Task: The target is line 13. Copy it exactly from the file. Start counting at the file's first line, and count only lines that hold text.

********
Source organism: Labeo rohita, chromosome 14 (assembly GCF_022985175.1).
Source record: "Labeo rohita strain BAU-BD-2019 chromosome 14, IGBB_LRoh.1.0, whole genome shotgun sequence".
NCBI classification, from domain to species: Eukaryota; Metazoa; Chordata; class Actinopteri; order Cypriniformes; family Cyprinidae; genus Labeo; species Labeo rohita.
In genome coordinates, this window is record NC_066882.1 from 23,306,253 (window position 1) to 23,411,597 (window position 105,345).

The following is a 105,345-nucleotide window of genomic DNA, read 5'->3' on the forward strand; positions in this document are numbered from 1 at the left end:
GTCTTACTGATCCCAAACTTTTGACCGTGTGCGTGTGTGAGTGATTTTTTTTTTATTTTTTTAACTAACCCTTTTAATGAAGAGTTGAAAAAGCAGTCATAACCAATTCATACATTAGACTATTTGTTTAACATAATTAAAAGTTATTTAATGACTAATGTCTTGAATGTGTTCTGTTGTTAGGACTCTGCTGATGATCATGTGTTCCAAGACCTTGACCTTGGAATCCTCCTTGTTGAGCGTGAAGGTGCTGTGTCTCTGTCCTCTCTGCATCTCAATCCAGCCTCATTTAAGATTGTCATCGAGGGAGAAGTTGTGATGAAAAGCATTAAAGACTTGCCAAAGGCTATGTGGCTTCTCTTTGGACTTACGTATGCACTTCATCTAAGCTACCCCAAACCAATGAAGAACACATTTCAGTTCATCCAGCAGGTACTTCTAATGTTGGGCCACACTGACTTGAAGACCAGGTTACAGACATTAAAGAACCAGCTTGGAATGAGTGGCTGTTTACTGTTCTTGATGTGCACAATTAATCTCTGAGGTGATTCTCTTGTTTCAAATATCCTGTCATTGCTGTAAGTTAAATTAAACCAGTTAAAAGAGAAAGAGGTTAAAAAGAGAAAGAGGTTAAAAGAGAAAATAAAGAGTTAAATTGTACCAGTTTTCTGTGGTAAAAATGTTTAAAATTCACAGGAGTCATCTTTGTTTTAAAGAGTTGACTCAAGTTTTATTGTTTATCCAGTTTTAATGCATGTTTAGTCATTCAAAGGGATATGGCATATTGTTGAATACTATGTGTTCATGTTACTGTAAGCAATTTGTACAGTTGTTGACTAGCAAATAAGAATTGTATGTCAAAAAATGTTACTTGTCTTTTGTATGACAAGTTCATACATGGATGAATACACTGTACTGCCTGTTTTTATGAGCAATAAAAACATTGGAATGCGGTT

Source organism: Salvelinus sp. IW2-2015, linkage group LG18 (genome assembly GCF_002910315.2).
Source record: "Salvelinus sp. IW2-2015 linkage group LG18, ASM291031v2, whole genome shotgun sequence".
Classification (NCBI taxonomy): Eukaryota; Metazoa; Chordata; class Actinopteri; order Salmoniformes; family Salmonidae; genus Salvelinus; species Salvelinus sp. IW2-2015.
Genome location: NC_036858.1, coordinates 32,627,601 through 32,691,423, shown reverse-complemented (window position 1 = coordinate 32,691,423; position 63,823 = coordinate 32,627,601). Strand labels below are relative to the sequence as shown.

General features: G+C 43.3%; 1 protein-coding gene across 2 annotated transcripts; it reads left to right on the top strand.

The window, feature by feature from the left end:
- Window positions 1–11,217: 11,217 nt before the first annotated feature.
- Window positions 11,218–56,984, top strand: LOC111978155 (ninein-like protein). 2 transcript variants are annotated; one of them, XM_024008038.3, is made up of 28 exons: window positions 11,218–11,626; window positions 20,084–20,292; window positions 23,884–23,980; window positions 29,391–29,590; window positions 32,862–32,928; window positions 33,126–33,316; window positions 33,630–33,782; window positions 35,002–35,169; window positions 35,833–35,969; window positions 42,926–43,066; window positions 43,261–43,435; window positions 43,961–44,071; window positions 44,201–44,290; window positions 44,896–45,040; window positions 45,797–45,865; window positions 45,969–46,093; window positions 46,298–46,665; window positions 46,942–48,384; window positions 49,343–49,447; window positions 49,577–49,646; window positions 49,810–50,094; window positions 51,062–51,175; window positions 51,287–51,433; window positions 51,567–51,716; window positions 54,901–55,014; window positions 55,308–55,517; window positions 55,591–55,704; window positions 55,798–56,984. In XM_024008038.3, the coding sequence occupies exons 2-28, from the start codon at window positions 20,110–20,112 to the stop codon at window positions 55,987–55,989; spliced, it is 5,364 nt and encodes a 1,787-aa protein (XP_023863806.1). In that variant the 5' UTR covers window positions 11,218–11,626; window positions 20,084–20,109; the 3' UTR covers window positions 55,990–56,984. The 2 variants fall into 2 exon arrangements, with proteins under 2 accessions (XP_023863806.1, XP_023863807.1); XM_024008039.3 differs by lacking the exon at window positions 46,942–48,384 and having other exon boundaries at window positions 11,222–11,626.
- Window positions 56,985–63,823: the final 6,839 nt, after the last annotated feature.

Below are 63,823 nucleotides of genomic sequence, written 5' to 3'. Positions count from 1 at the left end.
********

- Window positions 1–11,217: 11,217 nt before the first annotated feature.